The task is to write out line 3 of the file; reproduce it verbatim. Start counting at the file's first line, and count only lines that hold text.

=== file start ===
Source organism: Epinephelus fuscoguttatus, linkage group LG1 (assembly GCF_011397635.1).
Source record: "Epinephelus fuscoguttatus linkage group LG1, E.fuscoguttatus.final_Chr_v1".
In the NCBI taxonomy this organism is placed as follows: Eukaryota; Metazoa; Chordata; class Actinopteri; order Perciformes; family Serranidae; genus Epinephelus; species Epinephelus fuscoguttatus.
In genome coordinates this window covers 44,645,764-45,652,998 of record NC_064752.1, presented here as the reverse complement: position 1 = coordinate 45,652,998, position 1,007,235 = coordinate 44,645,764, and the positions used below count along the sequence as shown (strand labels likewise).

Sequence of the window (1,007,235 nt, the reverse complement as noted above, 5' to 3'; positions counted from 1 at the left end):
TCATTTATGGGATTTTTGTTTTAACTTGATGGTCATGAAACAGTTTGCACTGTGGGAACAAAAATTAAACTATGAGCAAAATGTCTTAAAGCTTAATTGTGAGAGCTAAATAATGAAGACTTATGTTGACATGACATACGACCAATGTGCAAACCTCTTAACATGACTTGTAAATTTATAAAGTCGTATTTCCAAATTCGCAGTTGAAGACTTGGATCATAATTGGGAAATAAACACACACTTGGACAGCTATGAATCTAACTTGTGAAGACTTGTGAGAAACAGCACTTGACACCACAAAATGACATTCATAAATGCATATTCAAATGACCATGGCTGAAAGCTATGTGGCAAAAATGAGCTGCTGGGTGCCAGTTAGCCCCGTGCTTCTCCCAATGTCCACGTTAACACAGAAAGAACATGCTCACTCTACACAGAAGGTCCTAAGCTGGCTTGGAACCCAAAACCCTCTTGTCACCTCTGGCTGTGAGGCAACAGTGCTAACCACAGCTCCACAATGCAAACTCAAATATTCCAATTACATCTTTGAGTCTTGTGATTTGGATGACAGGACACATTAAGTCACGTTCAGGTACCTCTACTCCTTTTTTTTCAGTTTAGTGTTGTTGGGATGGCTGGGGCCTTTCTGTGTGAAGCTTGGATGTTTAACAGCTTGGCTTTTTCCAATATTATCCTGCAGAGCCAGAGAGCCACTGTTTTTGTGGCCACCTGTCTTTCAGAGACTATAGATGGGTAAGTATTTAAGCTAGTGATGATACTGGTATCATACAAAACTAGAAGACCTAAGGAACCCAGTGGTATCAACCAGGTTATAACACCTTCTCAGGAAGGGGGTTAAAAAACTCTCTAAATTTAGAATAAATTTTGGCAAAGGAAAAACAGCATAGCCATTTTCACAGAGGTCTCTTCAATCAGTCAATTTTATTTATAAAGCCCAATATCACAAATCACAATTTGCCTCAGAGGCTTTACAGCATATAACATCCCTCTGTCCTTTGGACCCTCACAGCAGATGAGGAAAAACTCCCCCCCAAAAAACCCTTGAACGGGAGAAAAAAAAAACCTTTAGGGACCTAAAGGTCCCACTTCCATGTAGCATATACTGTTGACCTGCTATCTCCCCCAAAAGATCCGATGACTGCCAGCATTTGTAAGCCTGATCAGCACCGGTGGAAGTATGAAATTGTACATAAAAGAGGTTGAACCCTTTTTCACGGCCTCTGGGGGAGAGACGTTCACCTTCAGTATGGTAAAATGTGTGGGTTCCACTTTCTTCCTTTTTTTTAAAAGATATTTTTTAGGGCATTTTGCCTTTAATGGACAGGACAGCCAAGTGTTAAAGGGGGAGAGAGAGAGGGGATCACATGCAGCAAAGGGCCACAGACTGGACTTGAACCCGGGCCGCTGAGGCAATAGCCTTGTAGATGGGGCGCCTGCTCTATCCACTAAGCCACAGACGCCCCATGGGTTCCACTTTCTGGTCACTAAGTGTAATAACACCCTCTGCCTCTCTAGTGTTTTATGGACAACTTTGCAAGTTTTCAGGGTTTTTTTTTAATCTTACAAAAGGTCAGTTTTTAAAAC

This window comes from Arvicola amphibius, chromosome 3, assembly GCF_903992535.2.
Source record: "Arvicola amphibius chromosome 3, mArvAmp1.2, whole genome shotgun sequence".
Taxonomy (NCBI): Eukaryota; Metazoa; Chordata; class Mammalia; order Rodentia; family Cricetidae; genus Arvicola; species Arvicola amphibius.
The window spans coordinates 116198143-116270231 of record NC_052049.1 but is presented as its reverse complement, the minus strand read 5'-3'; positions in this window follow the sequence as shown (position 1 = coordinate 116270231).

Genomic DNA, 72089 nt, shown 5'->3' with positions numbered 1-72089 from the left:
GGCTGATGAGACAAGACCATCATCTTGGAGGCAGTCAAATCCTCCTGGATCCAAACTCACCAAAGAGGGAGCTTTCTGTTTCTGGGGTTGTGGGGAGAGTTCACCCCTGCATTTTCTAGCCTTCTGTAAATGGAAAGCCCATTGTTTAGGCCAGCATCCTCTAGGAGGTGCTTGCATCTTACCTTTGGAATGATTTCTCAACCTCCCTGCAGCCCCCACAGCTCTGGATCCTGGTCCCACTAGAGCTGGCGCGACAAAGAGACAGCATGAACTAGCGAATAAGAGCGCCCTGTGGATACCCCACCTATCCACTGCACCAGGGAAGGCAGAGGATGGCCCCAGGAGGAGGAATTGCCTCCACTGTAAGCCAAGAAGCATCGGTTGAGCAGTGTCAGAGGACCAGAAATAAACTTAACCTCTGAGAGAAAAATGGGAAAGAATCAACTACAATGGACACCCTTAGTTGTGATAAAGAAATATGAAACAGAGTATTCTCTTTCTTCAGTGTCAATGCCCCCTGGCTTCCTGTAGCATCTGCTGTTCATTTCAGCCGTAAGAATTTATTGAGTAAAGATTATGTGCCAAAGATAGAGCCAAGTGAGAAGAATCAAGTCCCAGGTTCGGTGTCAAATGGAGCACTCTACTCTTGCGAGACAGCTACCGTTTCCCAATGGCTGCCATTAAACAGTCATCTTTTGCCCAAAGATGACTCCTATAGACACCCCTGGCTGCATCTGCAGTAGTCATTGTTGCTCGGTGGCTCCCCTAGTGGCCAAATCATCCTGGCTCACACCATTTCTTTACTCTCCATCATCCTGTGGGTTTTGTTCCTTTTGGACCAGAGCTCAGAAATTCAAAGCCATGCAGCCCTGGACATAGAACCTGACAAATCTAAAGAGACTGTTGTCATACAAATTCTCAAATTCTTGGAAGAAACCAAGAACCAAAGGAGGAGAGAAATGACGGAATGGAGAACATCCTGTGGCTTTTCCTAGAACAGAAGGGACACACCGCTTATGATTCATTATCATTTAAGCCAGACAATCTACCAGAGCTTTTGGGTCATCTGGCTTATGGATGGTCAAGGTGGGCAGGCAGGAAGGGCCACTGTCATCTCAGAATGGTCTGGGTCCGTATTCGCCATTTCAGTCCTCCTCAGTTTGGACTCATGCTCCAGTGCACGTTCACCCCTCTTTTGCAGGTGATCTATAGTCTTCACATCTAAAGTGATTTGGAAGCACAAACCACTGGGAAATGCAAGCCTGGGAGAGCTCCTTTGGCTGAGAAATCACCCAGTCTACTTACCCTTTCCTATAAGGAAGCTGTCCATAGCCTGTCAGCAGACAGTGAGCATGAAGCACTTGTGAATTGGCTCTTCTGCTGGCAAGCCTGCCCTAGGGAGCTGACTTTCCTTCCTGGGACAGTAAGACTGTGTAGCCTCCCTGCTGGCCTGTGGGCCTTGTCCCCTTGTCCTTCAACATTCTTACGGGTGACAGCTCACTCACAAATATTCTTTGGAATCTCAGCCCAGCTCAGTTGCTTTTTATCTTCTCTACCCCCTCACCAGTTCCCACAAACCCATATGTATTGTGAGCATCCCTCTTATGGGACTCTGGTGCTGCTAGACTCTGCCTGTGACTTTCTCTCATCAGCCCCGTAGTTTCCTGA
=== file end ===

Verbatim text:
In the NCBI taxonomy this organism is placed as follows: Eukaryota; Metazoa; Chordata; class Actinopteri; order Perciformes; family Serranidae; genus Epinephelus; species Epinephelus fuscoguttatus.